Slide background

UK Times Features Kariega Elephant

(no comments)

This wonderful image of an African bush elephant or African savanna elephant (Loxodonta africana) was published in the British daily newspaper The Times on 3 January 2019. The UK Times featured this photograph of a Kariega elephant taken by talented photographer and field guide Brendon Jennings. Brendon has been a guide at our malaria-free South African safari reserve for many years, and managed to get closer than most to photograph this African elephant bull. 

Three Species of Elephants: Populations All Declining

Elephants are largest the world's terrestrial mammals and belong to the family Elephantidae. There are three species of elephants: African bush elephants, African forest elephants and Asian elephants. The largest of these is the African bush or savannah elephant which are regularly seen by guests on safari at Kariega Game Reserve. 

The African forest elephant (Loxodonta cyclotis) is only found in the Congo Basin and the endangered Asian elephant (Elephas maximus) is found in very few locations, including small areas in India, Sumatra, Borneo and Sri Lanka.

Both species of African elephant are listed as vulnerable by the International Union for Conservation of Nature (IUCN). The Asian elephant is classed as endangered. According to the World Wildlife Fund (WWF), there are less than 400,000 elephants left in Africa. This number has dropped dramatically in less than 100 years due to poaching and conflict for land. In 2016, the IUCN reported that Africa’s elephant population had seen its worst decline in 25 years, mostly as the result of intensified poaching for ivory.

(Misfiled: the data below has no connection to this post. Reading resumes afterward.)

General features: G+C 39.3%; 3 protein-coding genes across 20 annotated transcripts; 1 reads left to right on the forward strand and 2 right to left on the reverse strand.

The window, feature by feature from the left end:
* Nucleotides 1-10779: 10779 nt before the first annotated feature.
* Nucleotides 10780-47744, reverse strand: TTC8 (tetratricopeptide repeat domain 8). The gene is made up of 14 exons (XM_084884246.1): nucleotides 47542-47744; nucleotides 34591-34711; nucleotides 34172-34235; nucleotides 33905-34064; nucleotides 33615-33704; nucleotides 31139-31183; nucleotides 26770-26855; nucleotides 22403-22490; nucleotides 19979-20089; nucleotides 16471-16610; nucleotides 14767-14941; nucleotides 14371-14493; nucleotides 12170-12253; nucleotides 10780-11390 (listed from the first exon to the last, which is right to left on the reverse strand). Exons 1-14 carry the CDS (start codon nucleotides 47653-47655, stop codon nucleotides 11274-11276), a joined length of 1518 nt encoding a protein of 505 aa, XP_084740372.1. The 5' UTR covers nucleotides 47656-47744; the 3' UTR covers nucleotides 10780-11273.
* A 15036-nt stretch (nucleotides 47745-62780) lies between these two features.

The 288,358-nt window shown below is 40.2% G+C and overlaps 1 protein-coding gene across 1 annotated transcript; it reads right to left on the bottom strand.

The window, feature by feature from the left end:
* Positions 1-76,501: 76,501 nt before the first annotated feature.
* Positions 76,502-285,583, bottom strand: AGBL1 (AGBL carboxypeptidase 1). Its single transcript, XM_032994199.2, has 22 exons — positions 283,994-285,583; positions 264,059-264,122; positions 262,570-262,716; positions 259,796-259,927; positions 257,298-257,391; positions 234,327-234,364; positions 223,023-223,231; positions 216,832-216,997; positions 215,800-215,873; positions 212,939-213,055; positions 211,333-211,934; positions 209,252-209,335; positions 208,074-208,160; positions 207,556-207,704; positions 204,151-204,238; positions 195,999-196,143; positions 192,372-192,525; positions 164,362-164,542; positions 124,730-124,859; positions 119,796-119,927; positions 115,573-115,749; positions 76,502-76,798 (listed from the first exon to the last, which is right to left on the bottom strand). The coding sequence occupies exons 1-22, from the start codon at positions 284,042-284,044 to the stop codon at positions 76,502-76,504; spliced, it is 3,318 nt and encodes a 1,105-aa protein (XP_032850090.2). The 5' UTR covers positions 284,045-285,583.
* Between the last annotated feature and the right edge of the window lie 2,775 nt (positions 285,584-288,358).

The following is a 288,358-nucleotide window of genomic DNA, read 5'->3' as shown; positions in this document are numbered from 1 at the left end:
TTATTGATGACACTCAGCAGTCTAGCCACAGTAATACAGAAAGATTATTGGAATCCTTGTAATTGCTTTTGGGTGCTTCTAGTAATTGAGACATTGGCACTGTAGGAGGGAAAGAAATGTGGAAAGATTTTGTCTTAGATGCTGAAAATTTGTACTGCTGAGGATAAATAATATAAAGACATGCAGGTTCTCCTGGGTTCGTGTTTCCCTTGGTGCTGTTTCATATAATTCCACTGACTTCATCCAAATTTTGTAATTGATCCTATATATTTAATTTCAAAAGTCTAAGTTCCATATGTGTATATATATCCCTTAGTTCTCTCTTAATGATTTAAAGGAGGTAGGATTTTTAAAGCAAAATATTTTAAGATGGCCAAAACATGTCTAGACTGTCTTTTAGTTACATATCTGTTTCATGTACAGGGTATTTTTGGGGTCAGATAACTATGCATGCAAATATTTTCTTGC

We are thankful that the African elephant numbers at Kariega Game Reserve are increasing and new calves are born each year. Read these stories for more information about Kariega's elephants:

Kariega Elephant in UK Times by B Jennings

Incredible Elephant Tusks & Illegal Ivory Trade

The tusks of an elephant are their elongated and continuously growing front teeth or second incisors. African elephants start growing tusks when they are about 6-12 months old and they continue to grow at a rate of about 15 centimeters (6 inches) per year. The tusks of an African elephant grow outwards on both males and females. 

African elephant tusks have many uses including moving trees and branches, marking trees, protecting their trunks, stripping bark, digging for roots and water. Bull elephants also use their trunks to attack and defend when fighting for territory or females. It is wonderful to watch a herd of African savannah elephants browse and graze for food on the African plains while on safari at Kariega.

Elephant tusks can reach over two meters (6.5 feet) and can weigh over 50 kilograms (110 pounds) each.

Elephants can be right or left-tusked, just like humans are right or left-handed. The preferred tusk is known as the master tusk and is usually slightly shorter, rounded at the tip and more worn down.

One of the biggest threats to African elephant populations is the illegal ivory trade, as the animals are poached for their tusks. Despite recent moves to close it down, the United States of America (USA) still has the second largest domestic ivory market behind China. Hong Kong remains the world's largest market for ivory.

Facts About Elephant Trunks

An elephant's trunk is a wonderfully versatile tool that is used for breathing, smelling, touching, grasping, and making sounds. While on a Kariega safari we hope that you saw (or will see) elephants using their trunks to eat and smell. You may not get as close as Brendon did when he photographed the Kariega elephant smelling his camera!

Read one of our most popular blogs about five interesting facts about elephant's trunks

Kariega Elephant Tusks Featured in UK Times Jennings

Kariega Elephant Photos Featured

We have a number of talented guides and photographers at Kariega Game Reserve. A photograph of two elephant with their trunks locked in an embrace was also featured in the Australian Daily Mail. See the photograph here:

We would love to see your Kariega elephant photographs and videos. Please share them with us on FacebookInstagram, Twitter and YouTube.